5 Rules To Follow After Buying Your Child A Phone This Holiday Season

1. Keep your child’s room clean of screens:
Your child should never have any type of electronic device in his room, period. This includes televisions, computers, and handheld devices. No matter how much grief you get, remember that you are in charge. Keep those screens out of the bedroom.

2. Your child’s phone is your phone:
Although your child’s phone is a gift make it clear that it is still yours, not hers. Make rules that the new phone is to be handed to you at a certain time every night and that he or she will never be allowed to sleep with it next to her. The temptation to communicate via text and social media will be too strong, thereby creating sleep disturbances and other issues.

3. No electronics during dinner:
Make a rule that dinnertime is family time. No phones or televisions can be used during this important time, by anyone—including you. Make dinnertime sacred.

4. Limit screen time for entertainment purposes (including TV) to two hours per day:
Yes, I get it. This sounds like an impossible task, but this is what the Academy of American Pediatrics recommended for children over eight years of age before they lightened their guidelines. But I still agree with the old ones.

5. Be a role model:
This means spending less time with your beloved device when you are with your children. Turn off your device during dinner and whenever you are in the presence of your children. Our children need us to be present when we are around them, not distracted. 


Alone or Lonely: Which One Are You?

Lonely_or_AloneAll morning, I was looking forward to the pineapple fried rice. When my lunch buddy, Mike, told me that he wasn’t feeling well and couldn’t go to our favorite Friday Thai spot, I was a little disappointed. I don’t remember the last time we missed a Friday lunch at this place. So I had a decision to make. Should I go alone or should I do something else for lunch? The idea of a sit-down lunch by myself seemed a little strange, because it’s not something I normally do. As I thought about it a little harder, I said to myself, “why wouldn’t I go alone?” After all, I had been looking forward to the pineapple rice all morning, and I happen to enjoy my own company. Yes, I do like myself and could care less what other patrons might think of the poor guy (me) sitting alone with no friends. So I went.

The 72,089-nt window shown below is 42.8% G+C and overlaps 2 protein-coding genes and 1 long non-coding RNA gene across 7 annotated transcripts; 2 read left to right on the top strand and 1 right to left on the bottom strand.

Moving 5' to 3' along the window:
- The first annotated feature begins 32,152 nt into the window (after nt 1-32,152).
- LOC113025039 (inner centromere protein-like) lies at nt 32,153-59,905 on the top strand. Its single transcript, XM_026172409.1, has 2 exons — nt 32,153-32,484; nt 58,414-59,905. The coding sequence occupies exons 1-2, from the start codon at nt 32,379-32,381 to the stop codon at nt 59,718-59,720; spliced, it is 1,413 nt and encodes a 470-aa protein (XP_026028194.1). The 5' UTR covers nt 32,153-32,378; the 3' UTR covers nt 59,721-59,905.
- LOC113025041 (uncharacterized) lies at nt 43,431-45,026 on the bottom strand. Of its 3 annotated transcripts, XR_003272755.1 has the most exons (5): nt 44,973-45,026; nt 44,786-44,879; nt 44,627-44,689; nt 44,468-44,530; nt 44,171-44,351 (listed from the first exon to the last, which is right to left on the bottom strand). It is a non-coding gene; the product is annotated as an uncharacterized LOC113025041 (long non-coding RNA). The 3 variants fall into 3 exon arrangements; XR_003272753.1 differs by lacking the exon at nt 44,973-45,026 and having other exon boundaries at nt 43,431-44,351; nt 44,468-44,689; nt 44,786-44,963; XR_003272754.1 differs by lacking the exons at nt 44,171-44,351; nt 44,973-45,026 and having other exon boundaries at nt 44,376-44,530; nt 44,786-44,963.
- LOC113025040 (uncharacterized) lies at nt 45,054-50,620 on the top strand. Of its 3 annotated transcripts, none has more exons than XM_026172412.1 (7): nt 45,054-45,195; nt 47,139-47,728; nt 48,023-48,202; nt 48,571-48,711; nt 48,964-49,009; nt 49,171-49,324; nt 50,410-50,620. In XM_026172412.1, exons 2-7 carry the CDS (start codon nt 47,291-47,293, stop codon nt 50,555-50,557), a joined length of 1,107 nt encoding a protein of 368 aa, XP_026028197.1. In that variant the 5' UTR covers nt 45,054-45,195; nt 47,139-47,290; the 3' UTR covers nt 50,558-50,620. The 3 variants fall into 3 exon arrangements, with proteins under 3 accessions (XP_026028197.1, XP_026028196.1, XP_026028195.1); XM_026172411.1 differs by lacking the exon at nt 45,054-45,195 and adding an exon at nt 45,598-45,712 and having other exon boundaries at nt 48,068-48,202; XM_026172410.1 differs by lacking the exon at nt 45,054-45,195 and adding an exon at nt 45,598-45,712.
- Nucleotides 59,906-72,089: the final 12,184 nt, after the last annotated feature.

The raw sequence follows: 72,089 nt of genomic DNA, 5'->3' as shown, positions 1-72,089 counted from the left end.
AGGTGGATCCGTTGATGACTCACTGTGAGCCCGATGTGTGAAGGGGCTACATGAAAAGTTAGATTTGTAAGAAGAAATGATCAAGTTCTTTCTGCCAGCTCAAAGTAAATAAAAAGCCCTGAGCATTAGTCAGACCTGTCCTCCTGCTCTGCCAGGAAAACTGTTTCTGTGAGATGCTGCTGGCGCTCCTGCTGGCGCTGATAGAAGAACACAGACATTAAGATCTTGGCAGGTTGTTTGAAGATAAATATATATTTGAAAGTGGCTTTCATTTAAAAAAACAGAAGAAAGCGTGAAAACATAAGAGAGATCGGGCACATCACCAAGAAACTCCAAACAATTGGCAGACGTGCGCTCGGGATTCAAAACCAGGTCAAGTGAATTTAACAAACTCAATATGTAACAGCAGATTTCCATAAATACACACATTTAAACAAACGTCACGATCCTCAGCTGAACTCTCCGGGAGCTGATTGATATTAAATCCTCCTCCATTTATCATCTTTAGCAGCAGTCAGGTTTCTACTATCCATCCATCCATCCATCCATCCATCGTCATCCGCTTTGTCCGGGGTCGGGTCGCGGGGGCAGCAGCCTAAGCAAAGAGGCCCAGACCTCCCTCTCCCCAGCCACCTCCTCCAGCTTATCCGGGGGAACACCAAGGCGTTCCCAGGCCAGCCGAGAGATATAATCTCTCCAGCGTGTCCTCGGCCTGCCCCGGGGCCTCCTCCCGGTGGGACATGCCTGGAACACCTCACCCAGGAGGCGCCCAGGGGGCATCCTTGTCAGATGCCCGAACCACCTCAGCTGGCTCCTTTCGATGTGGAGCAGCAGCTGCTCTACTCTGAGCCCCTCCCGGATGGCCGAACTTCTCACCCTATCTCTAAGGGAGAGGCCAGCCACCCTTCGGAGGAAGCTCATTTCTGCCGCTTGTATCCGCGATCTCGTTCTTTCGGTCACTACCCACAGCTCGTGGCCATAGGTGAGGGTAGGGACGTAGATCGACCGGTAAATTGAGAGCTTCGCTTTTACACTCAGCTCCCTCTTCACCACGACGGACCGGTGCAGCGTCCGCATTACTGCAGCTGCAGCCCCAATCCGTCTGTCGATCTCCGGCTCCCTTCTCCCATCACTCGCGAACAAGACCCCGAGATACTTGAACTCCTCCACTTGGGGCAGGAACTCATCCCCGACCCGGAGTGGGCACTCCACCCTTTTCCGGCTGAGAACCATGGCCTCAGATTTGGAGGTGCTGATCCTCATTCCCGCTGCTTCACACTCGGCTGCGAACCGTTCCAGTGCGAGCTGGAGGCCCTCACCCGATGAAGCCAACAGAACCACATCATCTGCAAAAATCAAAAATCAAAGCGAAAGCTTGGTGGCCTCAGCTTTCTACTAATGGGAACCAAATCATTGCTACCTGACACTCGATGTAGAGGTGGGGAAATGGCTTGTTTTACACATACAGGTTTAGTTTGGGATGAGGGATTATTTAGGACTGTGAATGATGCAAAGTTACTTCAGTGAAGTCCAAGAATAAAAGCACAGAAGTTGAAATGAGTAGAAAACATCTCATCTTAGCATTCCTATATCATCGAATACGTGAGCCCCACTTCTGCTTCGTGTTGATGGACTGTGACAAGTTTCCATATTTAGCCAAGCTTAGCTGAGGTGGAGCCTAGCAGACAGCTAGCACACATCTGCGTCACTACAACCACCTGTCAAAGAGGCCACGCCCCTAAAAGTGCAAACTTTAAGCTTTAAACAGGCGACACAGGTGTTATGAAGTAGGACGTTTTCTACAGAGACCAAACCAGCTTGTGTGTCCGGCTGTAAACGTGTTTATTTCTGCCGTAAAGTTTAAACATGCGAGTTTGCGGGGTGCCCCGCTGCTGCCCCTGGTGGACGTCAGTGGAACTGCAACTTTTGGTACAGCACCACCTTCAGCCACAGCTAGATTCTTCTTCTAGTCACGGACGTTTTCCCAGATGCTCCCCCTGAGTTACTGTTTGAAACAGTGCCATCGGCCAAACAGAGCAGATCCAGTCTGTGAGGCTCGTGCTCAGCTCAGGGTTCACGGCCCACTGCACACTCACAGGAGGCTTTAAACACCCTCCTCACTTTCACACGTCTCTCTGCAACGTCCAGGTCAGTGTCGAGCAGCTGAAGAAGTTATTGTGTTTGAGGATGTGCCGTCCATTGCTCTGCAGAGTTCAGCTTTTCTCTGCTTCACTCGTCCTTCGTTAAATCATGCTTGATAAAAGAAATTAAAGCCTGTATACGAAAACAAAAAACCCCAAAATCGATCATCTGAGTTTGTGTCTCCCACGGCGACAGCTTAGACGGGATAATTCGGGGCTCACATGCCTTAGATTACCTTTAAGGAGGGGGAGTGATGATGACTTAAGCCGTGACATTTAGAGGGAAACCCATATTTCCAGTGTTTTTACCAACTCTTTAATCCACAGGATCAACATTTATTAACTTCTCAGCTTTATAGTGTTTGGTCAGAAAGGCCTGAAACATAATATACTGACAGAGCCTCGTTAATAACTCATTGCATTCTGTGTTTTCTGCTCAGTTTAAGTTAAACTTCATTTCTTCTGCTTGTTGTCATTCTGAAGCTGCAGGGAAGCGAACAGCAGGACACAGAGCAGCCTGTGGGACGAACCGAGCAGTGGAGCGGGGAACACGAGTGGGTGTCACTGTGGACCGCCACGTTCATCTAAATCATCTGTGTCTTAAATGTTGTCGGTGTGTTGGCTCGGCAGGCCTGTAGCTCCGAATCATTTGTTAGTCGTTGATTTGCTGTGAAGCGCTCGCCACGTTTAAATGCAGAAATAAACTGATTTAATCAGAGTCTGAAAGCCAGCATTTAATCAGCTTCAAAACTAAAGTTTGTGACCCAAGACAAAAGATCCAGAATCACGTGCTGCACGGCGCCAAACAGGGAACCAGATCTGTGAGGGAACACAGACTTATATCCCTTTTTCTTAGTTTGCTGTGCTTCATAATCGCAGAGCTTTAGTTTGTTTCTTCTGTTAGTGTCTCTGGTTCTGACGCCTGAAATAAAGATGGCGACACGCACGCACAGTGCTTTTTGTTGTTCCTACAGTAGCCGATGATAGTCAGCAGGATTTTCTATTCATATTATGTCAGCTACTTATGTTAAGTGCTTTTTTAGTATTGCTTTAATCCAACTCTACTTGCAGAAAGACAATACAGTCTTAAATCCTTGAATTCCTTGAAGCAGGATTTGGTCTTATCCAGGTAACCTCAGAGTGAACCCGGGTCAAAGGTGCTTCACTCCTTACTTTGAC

As I sat at the table, I found myself quite tuned in to my thoughts. Although I missed Mike’s presence, I embraced the alone time. I very much enjoyed it.

It got me thinking about a topic that I discuss with many of my patients at my private counseling practice: the difference between aloneness and loneliness. The difference is quite extreme — here’s why. People who avoid idle, alone time fear being lonely. They don’t like the idea of having a front row seat to their thoughts. People who embrace alone time, on the other hand, enjoy the adventure and creativity that their thoughts can bring. It can be rather exciting for them, as it should be, because these are the people who literally attract the things they want into their lives.

Which type are you? Are you the type that looks at alone time from a perspective of loneliness or from a perspective of aloneness? If loneliness is your answer, here are some strategies that will help you to start embracing your time alone.  Doing so will help you to build a stronger relationship with yourself and will help you in the direction of your goals a lot faster.

  1. Have a meeting with yourself every day. That’s right. Make it a priority to have a 15-minute meeting with “you” every day. While you’re at it, really pay attention to your thoughts. What exactly are you thinking about? How are you feeling? Are your thoughts filled with worries or fears? Are your feelings down? If so, start replacing those thoughts with positive ones. Breathe in feelings that are abundant. The more you practice this, the quicker you will become it.
  2. Give thanks. During your alone time, steer your thinking. Start giving thanks for all of the wonderful things you have. Give thanks for your health, your family’s health, the home you live in, the car you drive, and the bed you sleep in. You get the picture. Creating a daily “attitude of gratitude” will literally have you loving yourself in no time.